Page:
DE112011103632T5 - Automated warm-up and stability check for laser tracking devices - Google Patents

Automated warm-up and stability check for laser tracking devices

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Publication number
DE112011103632T5
DE112011103632T5 DE201111103632 DE112011103632T DE112011103632T5 DE 112011103632 T5 DE112011103632 T5 DE 112011103632T5 DE 201111103632 DE201111103632 DE 201111103632 DE 112011103632 T DE112011103632 T DE 112011103632T DE 112011103632 T5 DE112011103632 T5 DE 112011103632T5
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Prior art keywords
plurality
measurements
laser tracker
method
based
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DE201111103632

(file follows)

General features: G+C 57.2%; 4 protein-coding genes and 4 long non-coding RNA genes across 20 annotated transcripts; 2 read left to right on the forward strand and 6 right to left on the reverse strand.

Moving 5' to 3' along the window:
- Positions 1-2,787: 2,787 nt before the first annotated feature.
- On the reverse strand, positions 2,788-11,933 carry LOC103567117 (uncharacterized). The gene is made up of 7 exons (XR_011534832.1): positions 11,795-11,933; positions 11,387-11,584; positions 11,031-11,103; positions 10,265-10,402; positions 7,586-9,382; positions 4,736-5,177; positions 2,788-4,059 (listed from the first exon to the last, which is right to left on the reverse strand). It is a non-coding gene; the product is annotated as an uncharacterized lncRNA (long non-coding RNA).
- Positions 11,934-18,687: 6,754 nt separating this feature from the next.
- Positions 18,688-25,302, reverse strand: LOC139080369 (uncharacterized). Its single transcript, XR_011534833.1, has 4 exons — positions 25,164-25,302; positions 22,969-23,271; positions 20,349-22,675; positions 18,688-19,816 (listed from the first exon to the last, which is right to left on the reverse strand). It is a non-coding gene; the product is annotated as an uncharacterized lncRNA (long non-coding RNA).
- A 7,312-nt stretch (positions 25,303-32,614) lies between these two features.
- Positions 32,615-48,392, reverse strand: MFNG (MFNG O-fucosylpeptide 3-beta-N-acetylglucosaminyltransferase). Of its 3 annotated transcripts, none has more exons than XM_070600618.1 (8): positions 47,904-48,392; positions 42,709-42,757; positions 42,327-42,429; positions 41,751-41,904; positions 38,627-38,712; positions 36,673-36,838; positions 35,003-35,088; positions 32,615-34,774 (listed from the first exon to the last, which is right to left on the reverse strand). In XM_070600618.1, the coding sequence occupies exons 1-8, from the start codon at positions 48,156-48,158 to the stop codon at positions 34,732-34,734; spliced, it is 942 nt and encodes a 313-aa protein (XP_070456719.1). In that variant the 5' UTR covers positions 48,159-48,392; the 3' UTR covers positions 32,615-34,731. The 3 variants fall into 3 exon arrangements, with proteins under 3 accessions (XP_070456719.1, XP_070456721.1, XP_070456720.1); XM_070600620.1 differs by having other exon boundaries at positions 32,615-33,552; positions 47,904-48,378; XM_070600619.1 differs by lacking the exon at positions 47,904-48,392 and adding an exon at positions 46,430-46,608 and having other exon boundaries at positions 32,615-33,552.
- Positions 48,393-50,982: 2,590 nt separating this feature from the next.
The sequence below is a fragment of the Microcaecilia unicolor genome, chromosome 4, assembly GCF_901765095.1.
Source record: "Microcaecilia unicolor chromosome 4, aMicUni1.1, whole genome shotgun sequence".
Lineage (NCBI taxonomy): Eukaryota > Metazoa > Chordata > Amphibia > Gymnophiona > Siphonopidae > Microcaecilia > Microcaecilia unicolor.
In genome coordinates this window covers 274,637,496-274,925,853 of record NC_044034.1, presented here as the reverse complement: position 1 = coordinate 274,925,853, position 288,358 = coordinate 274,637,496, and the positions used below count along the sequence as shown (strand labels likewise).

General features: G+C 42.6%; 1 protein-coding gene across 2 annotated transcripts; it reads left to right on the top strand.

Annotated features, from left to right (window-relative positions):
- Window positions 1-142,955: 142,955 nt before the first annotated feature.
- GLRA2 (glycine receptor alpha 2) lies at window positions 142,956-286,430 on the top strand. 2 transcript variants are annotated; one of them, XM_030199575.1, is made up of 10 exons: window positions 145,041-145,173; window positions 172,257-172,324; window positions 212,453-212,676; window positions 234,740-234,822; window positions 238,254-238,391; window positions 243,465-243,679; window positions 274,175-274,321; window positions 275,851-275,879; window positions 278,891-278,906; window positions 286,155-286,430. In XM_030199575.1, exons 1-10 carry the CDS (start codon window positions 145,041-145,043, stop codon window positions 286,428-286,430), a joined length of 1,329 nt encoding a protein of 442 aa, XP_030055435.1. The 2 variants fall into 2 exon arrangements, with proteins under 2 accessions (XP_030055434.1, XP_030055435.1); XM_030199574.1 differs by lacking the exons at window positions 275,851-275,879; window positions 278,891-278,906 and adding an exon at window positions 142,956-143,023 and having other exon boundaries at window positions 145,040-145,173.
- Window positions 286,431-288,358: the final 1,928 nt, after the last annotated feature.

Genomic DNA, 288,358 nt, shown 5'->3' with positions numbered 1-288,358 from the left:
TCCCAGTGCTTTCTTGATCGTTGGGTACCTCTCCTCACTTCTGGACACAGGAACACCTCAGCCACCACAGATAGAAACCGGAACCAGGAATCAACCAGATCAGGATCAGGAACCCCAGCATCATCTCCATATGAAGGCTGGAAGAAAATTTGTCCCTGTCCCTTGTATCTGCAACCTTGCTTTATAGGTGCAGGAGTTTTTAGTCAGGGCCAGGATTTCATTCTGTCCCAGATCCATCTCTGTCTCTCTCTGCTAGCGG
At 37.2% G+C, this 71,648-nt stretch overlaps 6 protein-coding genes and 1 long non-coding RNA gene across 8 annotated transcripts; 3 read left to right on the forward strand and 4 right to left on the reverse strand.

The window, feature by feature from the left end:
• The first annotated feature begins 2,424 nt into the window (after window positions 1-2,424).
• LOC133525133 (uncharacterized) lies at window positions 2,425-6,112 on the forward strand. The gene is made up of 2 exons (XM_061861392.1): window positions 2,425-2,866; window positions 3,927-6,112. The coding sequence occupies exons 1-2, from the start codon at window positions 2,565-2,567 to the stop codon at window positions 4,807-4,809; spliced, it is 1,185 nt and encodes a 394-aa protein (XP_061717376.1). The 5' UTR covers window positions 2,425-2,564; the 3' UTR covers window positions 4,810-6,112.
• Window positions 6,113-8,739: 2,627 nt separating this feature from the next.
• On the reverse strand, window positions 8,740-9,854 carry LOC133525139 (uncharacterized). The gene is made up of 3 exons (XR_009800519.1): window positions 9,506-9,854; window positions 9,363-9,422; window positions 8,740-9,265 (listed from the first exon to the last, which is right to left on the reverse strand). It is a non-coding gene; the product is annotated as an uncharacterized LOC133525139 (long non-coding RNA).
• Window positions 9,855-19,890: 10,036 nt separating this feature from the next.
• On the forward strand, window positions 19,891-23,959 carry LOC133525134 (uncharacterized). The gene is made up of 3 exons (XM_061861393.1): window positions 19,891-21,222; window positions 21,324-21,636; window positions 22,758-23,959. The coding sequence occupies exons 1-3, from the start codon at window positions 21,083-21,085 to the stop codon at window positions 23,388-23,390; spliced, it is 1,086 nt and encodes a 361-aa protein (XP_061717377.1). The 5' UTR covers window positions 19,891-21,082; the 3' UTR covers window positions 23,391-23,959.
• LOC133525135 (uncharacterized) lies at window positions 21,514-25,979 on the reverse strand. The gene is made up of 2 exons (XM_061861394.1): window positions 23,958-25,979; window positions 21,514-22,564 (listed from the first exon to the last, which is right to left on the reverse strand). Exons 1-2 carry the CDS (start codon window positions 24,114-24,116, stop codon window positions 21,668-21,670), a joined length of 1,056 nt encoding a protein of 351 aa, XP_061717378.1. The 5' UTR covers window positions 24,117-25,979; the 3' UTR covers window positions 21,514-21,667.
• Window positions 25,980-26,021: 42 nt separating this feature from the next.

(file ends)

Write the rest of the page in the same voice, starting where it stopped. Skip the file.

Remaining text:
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German (de)
Inventor
Peter G. Cramer
John M. Hoffer
Kenneth Steffey
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Faro Technologies Inc
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Faro Technologies Inc
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Priority to US40639310P priority Critical
Priority to US61/406,393 priority
Application filed by Faro Technologies Inc filed Critical Faro Technologies Inc
Priority to PCT/US2011/057659 priority patent/WO2012061122A1/en
Publication of DE112011103632T5 publication Critical patent/DE112011103632T5/en
Application status is Withdrawn legal-status Critical

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    • GPHYSICS
    • G01MEASURING; TESTING